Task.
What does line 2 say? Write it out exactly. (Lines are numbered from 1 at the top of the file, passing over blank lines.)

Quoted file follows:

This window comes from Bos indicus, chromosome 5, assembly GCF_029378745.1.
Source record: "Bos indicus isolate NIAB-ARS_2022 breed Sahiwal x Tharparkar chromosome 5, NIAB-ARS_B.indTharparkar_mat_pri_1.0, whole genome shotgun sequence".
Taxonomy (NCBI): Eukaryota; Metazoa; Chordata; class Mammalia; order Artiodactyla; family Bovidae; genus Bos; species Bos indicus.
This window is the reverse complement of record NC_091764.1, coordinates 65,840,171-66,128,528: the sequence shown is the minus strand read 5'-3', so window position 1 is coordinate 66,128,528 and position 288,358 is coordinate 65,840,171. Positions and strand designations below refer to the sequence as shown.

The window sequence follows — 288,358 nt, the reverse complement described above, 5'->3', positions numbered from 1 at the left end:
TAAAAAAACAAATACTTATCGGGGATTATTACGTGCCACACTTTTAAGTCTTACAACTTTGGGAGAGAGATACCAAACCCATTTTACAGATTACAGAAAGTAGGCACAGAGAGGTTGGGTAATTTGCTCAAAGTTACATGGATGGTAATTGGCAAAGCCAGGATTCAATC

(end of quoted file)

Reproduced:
Source record: "Bos indicus isolate NIAB-ARS_2022 breed Sahiwal x Tharparkar chromosome 5, NIAB-ARS_B.indTharparkar_mat_pri_1.0, whole genome shotgun sequence".